Telewest chief Adam Singer speaks of a need for a 'digital Lenin' to promote the broadband cause
Broadband operators BT, Telewest and NTL sought to dispel the growing doom and gloom about their sector this week, suggesting that 2002 could be a renaissance year for broadband technology if the government got its act together, writes Lucy Rouse

Speaking at the FT New Media & Broadcasting conference on Tuesday (5 March), Telewest chief executive Adam Singer, who last week claimed the Department for Culture, Media & Sport 'didn't get' broadband, said his company, with 107,000 broadband customers, had created a broadband infrastructure but needed the government to stimulate demand.

?Telewest, with others, can build this field of digital dreams but we need someone to come and play on it? We need a digital Lenin. Stop frittering with analogue switch-off and focus on what can be done to stimulate broadband demand.'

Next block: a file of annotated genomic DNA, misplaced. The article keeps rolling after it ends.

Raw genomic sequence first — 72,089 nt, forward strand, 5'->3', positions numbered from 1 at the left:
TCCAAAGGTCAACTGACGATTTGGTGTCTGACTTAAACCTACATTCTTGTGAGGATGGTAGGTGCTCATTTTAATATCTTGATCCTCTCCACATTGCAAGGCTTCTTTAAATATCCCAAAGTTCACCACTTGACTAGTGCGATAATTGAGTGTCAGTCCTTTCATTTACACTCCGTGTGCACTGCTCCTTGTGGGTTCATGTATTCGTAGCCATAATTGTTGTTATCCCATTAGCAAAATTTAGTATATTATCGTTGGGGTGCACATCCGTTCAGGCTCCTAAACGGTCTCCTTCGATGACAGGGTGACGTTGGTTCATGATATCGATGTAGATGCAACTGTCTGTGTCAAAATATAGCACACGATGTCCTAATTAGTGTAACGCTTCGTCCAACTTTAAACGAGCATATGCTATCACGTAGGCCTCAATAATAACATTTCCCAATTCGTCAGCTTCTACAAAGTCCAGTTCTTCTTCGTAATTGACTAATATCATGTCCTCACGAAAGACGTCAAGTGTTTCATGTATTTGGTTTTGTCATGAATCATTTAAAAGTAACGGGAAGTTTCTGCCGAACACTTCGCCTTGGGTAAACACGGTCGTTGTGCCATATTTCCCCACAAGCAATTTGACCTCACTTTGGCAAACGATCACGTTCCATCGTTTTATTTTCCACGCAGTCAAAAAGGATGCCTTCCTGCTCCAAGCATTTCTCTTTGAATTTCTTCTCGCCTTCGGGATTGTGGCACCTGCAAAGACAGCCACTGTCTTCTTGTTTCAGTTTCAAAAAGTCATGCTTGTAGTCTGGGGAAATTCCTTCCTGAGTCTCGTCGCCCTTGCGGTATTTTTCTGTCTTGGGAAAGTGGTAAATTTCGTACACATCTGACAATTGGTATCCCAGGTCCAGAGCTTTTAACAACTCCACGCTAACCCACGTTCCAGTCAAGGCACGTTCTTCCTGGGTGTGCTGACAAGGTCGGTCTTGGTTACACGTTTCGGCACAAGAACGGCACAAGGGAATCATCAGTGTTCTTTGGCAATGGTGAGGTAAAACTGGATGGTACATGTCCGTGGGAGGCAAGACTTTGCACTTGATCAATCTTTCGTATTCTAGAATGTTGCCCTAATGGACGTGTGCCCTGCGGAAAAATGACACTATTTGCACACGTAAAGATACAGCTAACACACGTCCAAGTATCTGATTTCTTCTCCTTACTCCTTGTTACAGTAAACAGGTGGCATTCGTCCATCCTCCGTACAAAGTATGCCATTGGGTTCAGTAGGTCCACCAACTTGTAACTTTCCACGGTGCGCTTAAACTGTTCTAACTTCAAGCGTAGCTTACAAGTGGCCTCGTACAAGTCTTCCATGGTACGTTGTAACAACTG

BT chairman Sir Christopher Bland reiterated the point saying: '[Broadband] is still a market characterised by two factors: a limited level of take-up and limited understanding.' He added that BT aimed to have 1 million broadband subscribers by next summer.

Meanwhile, NTL managing director Stephen Carter, who claimed 150,000 broadband subscribers, said he was 'singularly focused on the quality of our customer service', despite NTL's attempt to restructure and reduce its £12bn debts. Carter urged industry observers to 'bifurcate the operations and balance sheet'. 'The operating performance of the company on every measure was strong [this year],' he said, adding that full-year results would be announced next week.

Speaking at the conference on Monday (4 March), BBC director of new media and technology Ashley Highfield attacked suggestions that the demand for digital TV had peaked. 'Let's not forget that over one in three homes does have digital TV. That's a significant number for such a young industry,' he said.